As for her video entitled White Tea-White, her reverie revolves around the mandorle, or the mystical almond symbolising the passage from one world to another, the passage from the interior to the exterior, the passage from burgeoning secrecy to the obviousness of the day.

 

Ileana Cornea Paris March 2008
Art critic and curator

 


MARIA VERONICA

MARIA VERONICA

MARIA VERONICA 

MARIA VERONICA

Maria Veronica The gold rush

 

Contemporary art is rediscovering gold, this exceptional material, fascinating in its lustre and splendour, which brought glory to Ravenna and was restored to use in art by Gustave Klimt.
In the 21st century, Louise Bourgeois, Anish Kapoor, James Lee Bayars and many other artists boldly revive the tradition of the time of the pharaohs, an imperturbably enduring tradition: “gold is immortality” is the Brahmins’ constant refrain.
“Gold has no part to play in the mythologies of Homo faber.” The historian of religion, Mircea Eliade, spent his lifetime studying this question: “Gold is a creation of Homo Religiosus.” It was the first metal used by man, even though he could not use it to make tools or weapons. “Throughout History and technological innovations, from the use of stone to working bronze, then iron, and finally steel, gold has never played a part.”
Alchemists wanted to turn other metals into gold in order to cure their imperfections. Through this noble material, art touches on the sacred: “The essential symbolic value of gold has never been tainted despite the progressive desacralisation of Nature and human existence.”
There is red, black and lots of gold in Maria Veronica Léon’s painting, the enigmas of her symbolic world exploding from their fiery fusion.
Yellows, greens and blue fuse in a variety of shapes, including squares, circles, trapeziums and pentagons; they splutter into triangles and even more elastic geometric shapes. Her line unfurls such an extraordinary tangle, what can you say?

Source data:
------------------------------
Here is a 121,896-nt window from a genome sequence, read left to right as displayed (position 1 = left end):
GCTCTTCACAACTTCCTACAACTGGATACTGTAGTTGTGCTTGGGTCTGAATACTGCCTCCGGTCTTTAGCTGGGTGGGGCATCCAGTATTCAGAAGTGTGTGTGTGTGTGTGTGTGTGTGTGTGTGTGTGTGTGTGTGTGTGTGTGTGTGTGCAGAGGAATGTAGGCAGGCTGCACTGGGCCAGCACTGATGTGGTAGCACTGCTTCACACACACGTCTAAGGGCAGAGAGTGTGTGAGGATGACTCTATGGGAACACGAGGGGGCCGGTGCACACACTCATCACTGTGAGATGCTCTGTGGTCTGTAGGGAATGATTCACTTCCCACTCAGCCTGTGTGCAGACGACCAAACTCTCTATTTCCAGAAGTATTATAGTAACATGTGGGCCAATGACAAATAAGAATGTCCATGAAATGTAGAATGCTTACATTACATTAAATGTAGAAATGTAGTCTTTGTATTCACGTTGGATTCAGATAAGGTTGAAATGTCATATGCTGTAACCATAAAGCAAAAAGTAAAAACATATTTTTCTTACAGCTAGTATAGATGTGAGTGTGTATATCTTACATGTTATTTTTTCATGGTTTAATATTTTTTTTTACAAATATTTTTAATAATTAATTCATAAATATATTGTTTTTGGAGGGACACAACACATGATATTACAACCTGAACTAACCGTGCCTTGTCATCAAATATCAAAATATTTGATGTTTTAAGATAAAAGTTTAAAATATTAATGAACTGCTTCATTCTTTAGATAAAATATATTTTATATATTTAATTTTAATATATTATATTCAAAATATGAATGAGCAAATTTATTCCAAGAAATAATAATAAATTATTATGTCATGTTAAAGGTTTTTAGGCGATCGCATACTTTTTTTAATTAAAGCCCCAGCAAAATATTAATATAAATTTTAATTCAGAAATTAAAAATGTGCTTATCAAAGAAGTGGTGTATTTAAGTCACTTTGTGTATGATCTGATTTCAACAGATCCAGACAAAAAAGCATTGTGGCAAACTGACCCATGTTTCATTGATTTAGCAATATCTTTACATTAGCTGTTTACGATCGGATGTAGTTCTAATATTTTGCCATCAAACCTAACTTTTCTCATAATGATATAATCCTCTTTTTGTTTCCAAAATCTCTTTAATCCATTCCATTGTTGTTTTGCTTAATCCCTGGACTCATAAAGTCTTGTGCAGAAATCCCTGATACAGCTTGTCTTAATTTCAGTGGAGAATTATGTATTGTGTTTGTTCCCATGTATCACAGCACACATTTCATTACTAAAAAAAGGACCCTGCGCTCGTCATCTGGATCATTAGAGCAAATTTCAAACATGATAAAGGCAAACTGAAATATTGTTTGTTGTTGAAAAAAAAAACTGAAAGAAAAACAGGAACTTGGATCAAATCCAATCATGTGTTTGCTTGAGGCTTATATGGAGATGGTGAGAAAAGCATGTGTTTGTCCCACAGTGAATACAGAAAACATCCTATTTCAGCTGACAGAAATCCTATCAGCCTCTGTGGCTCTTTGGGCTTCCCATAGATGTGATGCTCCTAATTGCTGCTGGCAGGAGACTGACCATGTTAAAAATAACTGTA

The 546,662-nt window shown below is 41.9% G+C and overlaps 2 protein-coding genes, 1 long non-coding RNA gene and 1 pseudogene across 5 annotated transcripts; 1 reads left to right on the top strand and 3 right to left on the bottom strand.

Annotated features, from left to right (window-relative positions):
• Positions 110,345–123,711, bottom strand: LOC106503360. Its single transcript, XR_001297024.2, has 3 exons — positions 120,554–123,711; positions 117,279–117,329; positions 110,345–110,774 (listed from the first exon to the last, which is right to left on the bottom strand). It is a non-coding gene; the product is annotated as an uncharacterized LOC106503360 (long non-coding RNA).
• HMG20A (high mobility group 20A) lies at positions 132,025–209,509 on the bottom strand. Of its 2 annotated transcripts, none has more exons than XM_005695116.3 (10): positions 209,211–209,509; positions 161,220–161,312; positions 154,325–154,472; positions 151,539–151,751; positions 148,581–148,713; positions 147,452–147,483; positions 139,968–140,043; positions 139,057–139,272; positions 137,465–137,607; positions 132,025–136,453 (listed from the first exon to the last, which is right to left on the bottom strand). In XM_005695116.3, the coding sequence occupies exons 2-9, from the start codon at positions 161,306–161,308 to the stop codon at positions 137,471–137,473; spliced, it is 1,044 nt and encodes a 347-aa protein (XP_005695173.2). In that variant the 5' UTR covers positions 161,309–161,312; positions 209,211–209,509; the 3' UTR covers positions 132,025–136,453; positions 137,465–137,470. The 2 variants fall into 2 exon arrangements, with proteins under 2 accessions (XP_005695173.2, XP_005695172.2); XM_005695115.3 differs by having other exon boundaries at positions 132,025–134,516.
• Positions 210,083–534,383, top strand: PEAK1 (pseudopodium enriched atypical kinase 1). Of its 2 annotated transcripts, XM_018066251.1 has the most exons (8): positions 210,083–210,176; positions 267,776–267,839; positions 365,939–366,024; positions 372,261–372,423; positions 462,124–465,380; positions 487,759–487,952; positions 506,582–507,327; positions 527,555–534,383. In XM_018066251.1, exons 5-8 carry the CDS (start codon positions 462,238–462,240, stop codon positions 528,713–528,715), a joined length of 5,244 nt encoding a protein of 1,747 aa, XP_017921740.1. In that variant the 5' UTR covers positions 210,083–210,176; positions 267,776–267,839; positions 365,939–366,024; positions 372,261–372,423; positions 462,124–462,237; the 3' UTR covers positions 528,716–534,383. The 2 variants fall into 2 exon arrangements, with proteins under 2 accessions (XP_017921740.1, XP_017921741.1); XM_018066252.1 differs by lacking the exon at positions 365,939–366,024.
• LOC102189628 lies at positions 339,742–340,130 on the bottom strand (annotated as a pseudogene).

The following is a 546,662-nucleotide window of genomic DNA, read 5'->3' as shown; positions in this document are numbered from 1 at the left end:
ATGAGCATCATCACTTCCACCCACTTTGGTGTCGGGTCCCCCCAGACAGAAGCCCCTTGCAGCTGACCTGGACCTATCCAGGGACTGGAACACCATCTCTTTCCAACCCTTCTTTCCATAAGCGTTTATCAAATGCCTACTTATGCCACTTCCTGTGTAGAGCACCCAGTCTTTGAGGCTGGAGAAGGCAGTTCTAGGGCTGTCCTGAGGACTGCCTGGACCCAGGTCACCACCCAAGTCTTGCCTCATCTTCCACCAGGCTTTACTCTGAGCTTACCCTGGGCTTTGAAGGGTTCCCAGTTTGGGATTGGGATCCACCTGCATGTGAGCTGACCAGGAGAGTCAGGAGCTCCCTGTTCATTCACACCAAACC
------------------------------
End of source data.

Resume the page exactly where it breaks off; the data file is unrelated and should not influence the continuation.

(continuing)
Maria Veronica Leon’s painting is disconcerting in its originality.
A willing secessionist, she eludes the golden nets she inherits from the Austrian painter who could easily have been her ancestor, but there are others before him, anonymous pre-Colombian artists from whom she gains this inheritance that binds her to the sun.
Her lyricism, freedom and courage make her different; a female artist whose attitude reminiscent of the mythical Penelope weaves her intrigues in the name of civilisation and peace.
Like the Homeric woman, she diverts her craft and directs it towards her own vital experience, thus transforming reality into legend and legend into a wonderful dream.
From the portraiture she has practised for years, she is moving towards her phantasmatic memory and from the likeness of the model to the probability of her adventure.
This is the first time she introduces animals into her painting and gems instead of faces. Men and women lose their smile, their expressions, and their weaknesses. The artist metamorphoses them into natural elements, in the first ages of humanity. When her palette darkens in a dramatic movement, incandescent red evokes the        Dante-esque movement of the lava, deep, dark blue tries to calm the catastrophe, a draped silhouette stands out like a pyramid, instead of the face, a star.
Like Munch, she emphasises the voluptuous language of lines, like Beardsley she loves luxury. Her lines meet, forming her abstract geometric shapes, and this is how she conceives cities, articulating their volumes by organised agglomerations of shapes. Civilisation has a horror of the void, but the black hole is lying in wait for it. If souls petrify in a world of stars, and numbers rule the world, humanity would have to start from zero.
Ileana Cornea Paris May, 2014

MARIA VERONICA

MARIA VERONICA

MARIA VERONICA

MARIA VERONICA

MARIA VERONICA

MARIA VERONICA

MARIA VERONICA

MARIA VERONICA

MARIA VERONICA

MARIA VERONICA

MARIA VERONICA

 

MARIA VERONICA

MARIA VERONICA

MARIA VERONICA

MARIA VERONICA

MARIA VERONICA

MARIA VERONICA